This lovely map, drawn isometrically with individual building detail, was created by Oxford Cartographers for Southeastern Railway back in 2006 as a weekend/tourist map, which is why the full map (below) prominently features London Bridge, Waterloo East and Charing Cross stations, and highlights tourist attractions in the vicinity of these stations only. Ignoring these specific modifications, the underlying map is really very attractive. Although the map is 9 years old and London is an evolving city, it is probably still perfectly valid as a tourist map today. The map has a nice perspective trick – although the buildings appear to be in 3D, and the map appears to be a birds-eye view angled, from the south, it is drawn with slightly larger roads and smaller buildings than in real life, such that the building detail doesn’t obscure the road network, making it still very navigable. A high density of street names also helps with the navigation. Although this style of map is quite a traditional approach, and “Walkable Streets”-type maps, aka Legible London, are becoming quite fashionable now (Oxford Cartographers are also involved with these styles), there is still a certain charm in this kind of map which makes noisy, grimy central London look, well, rather pleasant.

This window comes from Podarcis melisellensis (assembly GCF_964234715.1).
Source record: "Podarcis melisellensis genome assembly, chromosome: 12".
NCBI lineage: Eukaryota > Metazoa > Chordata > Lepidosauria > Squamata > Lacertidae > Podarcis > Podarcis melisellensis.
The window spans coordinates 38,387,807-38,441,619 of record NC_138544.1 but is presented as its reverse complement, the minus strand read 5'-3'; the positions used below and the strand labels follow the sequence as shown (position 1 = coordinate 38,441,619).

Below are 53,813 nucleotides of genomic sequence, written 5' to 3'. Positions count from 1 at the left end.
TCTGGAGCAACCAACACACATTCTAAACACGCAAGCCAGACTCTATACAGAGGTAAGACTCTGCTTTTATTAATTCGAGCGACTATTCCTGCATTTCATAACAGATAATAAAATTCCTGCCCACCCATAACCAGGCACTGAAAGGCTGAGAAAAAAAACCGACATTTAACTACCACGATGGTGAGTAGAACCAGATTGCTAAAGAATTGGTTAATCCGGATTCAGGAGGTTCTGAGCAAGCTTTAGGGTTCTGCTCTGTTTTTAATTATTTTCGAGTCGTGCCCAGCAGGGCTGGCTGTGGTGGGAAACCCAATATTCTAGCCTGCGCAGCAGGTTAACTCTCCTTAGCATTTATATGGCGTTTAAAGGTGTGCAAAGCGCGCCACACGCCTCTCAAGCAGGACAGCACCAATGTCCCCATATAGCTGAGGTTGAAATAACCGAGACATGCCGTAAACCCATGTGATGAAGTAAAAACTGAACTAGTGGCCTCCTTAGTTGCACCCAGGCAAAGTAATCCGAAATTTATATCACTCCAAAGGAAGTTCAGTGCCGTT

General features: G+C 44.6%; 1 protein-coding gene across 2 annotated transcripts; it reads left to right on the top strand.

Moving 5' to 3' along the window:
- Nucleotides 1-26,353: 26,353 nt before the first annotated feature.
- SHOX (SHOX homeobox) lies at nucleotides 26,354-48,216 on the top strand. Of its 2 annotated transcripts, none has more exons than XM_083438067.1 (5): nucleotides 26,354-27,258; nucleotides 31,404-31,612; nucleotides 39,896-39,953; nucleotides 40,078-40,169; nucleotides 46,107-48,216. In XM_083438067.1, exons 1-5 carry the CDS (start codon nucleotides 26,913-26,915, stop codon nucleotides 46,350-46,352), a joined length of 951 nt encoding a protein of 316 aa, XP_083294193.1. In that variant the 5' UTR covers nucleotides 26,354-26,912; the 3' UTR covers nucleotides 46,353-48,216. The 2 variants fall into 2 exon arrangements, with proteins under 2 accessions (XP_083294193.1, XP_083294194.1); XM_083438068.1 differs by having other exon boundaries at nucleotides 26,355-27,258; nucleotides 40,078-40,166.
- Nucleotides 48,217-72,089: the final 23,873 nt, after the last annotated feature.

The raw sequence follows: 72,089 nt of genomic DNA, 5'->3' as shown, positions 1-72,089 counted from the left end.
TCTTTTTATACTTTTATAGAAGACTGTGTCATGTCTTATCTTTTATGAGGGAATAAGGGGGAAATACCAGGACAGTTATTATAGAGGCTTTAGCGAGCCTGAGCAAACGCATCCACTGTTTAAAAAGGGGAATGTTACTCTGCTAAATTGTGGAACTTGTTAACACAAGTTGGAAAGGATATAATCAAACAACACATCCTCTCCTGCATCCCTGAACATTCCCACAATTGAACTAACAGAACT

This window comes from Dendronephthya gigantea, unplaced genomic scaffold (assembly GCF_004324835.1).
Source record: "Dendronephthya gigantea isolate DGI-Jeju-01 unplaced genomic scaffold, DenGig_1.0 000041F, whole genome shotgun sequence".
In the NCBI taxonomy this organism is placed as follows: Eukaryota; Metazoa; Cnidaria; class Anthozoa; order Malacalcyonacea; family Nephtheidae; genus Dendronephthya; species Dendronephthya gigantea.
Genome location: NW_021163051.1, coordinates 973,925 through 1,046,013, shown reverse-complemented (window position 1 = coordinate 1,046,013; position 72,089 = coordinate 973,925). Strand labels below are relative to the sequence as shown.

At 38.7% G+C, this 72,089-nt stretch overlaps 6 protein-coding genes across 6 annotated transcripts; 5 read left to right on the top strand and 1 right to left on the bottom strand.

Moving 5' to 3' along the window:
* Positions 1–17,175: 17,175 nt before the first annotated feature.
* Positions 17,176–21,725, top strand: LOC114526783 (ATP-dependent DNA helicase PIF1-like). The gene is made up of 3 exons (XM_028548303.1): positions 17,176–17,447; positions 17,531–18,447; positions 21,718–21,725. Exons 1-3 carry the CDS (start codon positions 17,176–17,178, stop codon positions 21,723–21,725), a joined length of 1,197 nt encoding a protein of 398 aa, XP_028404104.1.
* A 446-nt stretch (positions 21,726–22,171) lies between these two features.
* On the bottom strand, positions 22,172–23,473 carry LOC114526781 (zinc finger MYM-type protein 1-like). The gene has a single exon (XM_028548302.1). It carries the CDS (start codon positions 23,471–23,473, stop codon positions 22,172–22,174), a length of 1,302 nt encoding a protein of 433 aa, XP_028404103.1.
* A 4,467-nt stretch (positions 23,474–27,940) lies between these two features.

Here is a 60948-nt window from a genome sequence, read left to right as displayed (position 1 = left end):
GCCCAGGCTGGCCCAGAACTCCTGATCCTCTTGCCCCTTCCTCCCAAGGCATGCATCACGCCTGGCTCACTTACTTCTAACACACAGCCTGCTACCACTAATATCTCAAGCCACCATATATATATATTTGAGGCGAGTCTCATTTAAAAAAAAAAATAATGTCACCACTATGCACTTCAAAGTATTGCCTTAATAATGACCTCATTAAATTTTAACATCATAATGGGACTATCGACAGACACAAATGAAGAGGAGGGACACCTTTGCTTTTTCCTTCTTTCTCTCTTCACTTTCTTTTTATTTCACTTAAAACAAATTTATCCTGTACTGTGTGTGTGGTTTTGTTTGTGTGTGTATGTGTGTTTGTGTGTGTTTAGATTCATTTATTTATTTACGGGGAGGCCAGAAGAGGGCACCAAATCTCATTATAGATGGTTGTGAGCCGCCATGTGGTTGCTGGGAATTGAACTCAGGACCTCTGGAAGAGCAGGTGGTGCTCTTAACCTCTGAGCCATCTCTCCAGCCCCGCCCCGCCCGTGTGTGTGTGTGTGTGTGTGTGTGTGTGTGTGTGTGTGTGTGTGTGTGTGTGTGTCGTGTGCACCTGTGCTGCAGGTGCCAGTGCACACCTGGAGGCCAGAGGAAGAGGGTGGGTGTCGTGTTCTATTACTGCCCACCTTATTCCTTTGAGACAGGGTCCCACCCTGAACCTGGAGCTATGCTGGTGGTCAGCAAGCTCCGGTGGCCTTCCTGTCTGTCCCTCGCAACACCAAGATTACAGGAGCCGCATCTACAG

Frustratingly I couldn’t find anything on the web about this map so I’ve scanned it in and reproduced it in full below (low quality) with a higher resolution detail above.
Copyright Oxford Cartographers 2006.